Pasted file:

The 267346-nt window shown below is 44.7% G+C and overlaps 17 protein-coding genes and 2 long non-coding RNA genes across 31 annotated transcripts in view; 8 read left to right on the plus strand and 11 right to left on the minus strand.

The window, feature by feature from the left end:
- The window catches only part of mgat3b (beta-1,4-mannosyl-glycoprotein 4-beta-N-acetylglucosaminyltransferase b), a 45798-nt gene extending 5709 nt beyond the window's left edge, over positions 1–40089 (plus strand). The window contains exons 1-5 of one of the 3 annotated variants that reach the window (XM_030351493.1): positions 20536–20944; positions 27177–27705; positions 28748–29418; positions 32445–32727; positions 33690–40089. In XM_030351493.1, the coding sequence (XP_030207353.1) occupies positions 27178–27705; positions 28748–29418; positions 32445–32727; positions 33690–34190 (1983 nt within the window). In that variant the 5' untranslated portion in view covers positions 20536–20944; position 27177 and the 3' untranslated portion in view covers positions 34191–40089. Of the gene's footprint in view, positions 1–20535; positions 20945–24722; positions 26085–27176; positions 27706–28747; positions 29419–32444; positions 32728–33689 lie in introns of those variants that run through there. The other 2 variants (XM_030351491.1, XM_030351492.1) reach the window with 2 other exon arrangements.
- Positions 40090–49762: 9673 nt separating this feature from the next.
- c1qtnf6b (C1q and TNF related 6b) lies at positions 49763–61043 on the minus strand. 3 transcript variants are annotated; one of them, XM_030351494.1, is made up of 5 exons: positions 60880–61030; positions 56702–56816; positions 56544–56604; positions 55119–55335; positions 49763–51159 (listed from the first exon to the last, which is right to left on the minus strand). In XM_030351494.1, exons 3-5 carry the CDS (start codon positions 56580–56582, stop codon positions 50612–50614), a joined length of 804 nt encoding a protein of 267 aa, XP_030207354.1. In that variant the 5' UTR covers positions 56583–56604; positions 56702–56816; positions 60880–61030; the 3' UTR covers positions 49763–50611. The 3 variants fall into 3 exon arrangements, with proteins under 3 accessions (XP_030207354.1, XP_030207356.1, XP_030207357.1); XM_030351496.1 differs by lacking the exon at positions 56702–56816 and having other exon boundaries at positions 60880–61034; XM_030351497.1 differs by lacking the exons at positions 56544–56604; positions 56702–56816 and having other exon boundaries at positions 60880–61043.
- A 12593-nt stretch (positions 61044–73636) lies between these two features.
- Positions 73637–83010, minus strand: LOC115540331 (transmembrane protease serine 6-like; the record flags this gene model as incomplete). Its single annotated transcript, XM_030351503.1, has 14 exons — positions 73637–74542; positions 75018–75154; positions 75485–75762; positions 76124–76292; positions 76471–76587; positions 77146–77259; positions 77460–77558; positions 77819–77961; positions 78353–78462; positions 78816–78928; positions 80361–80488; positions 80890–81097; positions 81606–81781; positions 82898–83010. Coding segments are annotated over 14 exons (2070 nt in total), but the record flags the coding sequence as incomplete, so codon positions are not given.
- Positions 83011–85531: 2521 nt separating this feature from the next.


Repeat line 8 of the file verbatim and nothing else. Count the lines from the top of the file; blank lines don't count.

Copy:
- Positions 83011–85531: 2521 nt separating this feature from the next.